Tackling a living space full of items you have accumulated can provide quite a bit of insight into your personal consumption habits, whether it's in the living room, bedroom, or any area of your life. When you take the time to meaningfully declutter, it can help you to better understand what is truly needed in your household, and help you make conscious decisions going forward. We'll explore the basics of minimalist living, which are built upon the processes of decluttering and self-control of future purchases, in an effort to decrease the environmental impact we have as a consumer.
Begin by taking a look at your space, or a pile of items which may have accumulated in a cupboard or closet. You'll split your belongings into things you want to keep, versus items that don't have much meaning or purpose in your life. To determine what you ought to keep in your home, make sure these things are:
1. Meaningful – perhaps they were gifted to you by a close friend or family member.
2. Useful – a good test of usefulness is to ask yourself whether you've used this item within the last ninety days, or whether you foresee using it anytime soon.
If not, there's a likelihood that you were lured in by an advertisement that convinced you to buy a product without much thought, or perhaps you bought something to use once, but now you never do. You'll find that these items have little sentimental or practical value; most likely, they're collecting dust in a closet or on a shelf.
Instead of simply throwing all of these items into a bin, there are a few ways to responsibly rid yourself of unneeded products that are still in good condition.
If you're looking to give away items in good to near perfect condition, consider:
1. Offering them up to family and friends that live nearby; if someone else can find joy in or a use for your excess items, that's much better than throwing otherwise good products into the waste bin! There is also the added bonus that they will be less likely to buy a new item of their own (which, as mentioned, would add to carbon emissions).
2. Selling; you can do this through online websites such as eBay or Craigslist. Make sure to take clear, well-lit pictures and add a fair sales description to promote both the product and your reliability as a seller. You could also visit your local consignment, thrift or vintage shops to see if they will buy any of your items off you. Consignment shops typically look for branded, high value items, but you'll be able to sell lower value items online or through secondhand shops.
Perhaps your items look fairly used, or you're simply looking to support a good cause:
3. Donate; charity shops tend to sell used items at fairly low prices for lower income folks that are unable to afford new items. Some charity organizations also use their profits to help fund homeless programmes or provide career training for people with specialized needs.
And finally, for all products that are broken or unfit for repurpose:
4. Recycle; electronics are a product you should definitely recycle. They are often made with precious metals, so for every one million cell phones that are recycled, 35,000 pounds of copper, 772 pounds of silver, 75 pounds of gold, and 33 pounds of palladium can be recovered and reused for future manufacturing. The company from which you bought the product may have a recycling takeback programme, or large electronics shops often have recycling drop off sites. Check all other material and product requirements with your local recycling facility – they should have information on what materials can be recycled. For tough-to-recycle products, I recommend taking the time to reach out to the company that manufactured the product regarding how to recycle it. The more we hold companies accountable for the products they make and where they end up, the more companies will begin to think of more sustainable design options and materials.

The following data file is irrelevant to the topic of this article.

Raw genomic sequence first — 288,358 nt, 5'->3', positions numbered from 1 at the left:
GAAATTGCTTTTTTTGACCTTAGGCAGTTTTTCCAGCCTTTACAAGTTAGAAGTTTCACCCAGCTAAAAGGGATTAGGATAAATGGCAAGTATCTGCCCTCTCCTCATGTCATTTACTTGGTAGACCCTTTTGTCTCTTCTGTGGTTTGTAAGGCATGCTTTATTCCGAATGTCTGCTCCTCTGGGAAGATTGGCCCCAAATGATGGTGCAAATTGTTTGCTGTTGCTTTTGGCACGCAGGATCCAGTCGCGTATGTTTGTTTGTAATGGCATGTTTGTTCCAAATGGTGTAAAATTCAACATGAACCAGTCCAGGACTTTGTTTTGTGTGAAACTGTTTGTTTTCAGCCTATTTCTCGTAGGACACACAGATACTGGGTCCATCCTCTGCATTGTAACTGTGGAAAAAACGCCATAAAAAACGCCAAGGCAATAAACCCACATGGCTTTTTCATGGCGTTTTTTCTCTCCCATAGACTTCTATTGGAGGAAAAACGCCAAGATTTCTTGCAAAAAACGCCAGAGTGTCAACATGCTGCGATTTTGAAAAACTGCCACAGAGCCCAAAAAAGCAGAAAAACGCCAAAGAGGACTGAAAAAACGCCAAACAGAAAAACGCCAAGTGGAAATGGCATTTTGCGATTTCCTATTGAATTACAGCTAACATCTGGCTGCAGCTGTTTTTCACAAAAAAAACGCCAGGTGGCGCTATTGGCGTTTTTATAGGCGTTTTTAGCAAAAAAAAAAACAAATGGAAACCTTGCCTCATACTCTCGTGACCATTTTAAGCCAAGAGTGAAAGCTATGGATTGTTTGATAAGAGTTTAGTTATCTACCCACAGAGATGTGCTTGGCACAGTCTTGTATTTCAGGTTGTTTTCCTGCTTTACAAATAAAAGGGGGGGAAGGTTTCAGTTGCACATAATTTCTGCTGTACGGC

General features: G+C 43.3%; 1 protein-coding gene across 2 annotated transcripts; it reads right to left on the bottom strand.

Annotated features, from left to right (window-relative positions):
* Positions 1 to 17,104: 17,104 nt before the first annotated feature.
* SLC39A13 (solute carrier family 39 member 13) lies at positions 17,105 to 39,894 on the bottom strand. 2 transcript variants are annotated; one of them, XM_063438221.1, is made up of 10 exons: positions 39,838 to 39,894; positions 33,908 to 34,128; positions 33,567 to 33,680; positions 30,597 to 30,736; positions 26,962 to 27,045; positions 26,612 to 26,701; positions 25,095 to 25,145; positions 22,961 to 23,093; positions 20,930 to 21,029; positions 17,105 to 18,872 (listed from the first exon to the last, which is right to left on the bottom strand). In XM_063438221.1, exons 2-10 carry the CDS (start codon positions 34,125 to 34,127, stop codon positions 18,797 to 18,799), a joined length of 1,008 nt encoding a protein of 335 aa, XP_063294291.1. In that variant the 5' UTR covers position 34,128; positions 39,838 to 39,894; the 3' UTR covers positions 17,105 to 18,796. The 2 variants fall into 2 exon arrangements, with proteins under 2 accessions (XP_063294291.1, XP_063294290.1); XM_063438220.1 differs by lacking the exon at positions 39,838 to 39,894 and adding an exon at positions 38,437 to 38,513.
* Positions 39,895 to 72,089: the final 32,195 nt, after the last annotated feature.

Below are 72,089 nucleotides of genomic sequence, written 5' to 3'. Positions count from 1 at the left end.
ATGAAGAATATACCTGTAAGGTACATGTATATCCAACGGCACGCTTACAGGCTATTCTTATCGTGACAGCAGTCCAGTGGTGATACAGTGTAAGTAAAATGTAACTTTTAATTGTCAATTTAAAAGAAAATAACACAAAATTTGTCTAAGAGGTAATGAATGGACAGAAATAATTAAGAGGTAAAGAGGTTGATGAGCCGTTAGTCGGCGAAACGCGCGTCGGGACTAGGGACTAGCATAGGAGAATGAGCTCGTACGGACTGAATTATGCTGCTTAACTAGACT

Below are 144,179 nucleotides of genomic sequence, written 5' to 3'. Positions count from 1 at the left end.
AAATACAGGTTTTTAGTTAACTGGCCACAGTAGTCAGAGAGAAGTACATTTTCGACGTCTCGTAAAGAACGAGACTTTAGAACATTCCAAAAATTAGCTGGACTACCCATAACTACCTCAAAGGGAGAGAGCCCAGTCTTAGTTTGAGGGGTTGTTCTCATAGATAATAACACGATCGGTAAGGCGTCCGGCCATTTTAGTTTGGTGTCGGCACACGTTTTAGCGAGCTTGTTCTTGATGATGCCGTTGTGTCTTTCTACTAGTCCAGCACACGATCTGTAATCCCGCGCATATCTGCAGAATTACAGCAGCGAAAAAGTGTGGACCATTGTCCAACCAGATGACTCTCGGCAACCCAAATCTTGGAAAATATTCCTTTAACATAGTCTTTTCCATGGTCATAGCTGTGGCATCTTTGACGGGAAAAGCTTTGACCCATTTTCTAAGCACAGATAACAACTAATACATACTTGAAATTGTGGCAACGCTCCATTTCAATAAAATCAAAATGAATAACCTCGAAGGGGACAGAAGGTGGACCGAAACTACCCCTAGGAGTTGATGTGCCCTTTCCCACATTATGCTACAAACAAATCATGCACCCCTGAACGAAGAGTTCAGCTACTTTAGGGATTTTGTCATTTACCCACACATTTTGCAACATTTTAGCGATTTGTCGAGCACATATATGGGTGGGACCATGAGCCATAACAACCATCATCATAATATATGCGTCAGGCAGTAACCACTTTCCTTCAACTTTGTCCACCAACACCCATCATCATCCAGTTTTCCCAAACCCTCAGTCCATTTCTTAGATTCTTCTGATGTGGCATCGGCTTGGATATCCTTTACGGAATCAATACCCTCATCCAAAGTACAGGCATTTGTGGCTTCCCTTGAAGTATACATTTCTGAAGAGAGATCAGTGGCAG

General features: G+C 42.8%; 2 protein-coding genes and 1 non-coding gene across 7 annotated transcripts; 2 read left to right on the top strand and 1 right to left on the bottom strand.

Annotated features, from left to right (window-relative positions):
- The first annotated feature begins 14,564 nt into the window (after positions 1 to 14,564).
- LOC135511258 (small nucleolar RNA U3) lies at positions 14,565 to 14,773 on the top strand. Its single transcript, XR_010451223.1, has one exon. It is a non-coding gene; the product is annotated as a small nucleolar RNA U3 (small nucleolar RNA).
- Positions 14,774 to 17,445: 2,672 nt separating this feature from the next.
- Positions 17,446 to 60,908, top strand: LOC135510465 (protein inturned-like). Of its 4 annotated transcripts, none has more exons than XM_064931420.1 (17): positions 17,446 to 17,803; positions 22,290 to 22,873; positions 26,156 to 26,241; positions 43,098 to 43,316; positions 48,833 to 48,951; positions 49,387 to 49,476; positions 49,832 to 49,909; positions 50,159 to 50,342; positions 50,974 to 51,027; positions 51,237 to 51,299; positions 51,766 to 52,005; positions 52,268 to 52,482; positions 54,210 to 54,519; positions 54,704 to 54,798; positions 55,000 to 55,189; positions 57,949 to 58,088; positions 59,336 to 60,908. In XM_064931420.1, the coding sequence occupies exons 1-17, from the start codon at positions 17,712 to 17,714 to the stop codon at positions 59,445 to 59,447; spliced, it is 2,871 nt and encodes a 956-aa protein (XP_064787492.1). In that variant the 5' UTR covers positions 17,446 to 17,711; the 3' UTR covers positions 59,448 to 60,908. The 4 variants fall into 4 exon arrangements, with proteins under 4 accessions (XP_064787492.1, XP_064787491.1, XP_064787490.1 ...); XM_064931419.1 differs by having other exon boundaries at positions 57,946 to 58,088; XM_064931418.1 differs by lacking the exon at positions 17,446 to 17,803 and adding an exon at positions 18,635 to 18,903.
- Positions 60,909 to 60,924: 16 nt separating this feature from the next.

Before you buy or receive
After one round of decluttering, it can be tempting to run across another item that you want to buy. However, every time we make a purchase, we are placing a vote – buying a set of neon seat cushions tells the cushion company that customers want more neon seat cushions in the future, and production will continue. So rather than putting your money towards products of little value or utility, which generates greater demand, go through the following steps as a helpful guideline for more conscious consumption habits.
1. Do you need it?
Before any purchase, ask yourself if you truly need whatever it is you are planning to buy. Will you actually be using it often, or do you only plan on using it sparingly? It is easy to jump towards impulse purchases that you may not actually need, so take a few days to ponder whether or not the purchase is necessary. Leave it in an online shopping cart or on a shopping list for a while before you jump towards the purchase – chances are, you'll forget about ever 'needing' it. You may even have a neighbour or friend you can borrow it from, or perhaps a library of items to borrow at a community centre (tool libraries have popped up throughout the world to allow community members to share electric tools, instead of buying their own).
2. Can you fix it?